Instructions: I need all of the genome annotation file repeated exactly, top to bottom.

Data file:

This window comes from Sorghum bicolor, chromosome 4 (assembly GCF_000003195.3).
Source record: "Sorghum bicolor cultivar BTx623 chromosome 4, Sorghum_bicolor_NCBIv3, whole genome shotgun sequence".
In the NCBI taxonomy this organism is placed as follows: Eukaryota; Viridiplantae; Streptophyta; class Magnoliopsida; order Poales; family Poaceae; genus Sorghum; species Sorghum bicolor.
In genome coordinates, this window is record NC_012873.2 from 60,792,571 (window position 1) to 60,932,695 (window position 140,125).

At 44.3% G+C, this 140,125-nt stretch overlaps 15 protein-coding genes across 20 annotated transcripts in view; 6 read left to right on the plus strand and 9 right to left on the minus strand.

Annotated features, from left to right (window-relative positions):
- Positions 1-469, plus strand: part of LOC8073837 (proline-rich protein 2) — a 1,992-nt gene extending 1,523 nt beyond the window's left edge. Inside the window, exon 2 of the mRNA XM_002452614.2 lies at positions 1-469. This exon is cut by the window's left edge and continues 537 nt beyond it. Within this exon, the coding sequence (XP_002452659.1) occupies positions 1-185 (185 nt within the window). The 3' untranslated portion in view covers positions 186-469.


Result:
This window comes from Sorghum bicolor, chromosome 4 (assembly GCF_000003195.3).
Source record: "Sorghum bicolor cultivar BTx623 chromosome 4, Sorghum_bicolor_NCBIv3, whole genome shotgun sequence".
In the NCBI taxonomy this organism is placed as follows: Eukaryota; Viridiplantae; Streptophyta; class Magnoliopsida; order Poales; family Poaceae; genus Sorghum; species Sorghum bicolor.
In genome coordinates, this window is record NC_012873.2 from 60,792,571 (window position 1) to 60,932,695 (window position 140,125).

At 44.3% G+C, this 140,125-nt stretch overlaps 15 protein-coding genes across 20 annotated transcripts in view; 6 read left to right on the plus strand and 9 right to left on the minus strand.

Annotated features, from left to right (window-relative positions):
- Positions 1-469, plus strand: part of LOC8073837 (proline-rich protein 2) — a 1,992-nt gene extending 1,523 nt beyond the window's left edge. Inside the window, exon 2 of the mRNA XM_002452614.2 lies at positions 1-469. This exon is cut by the window's left edge and continues 537 nt beyond it. Within this exon, the coding sequence (XP_002452659.1) occupies positions 1-185 (185 nt within the window). The 3' untranslated portion in view covers positions 186-469.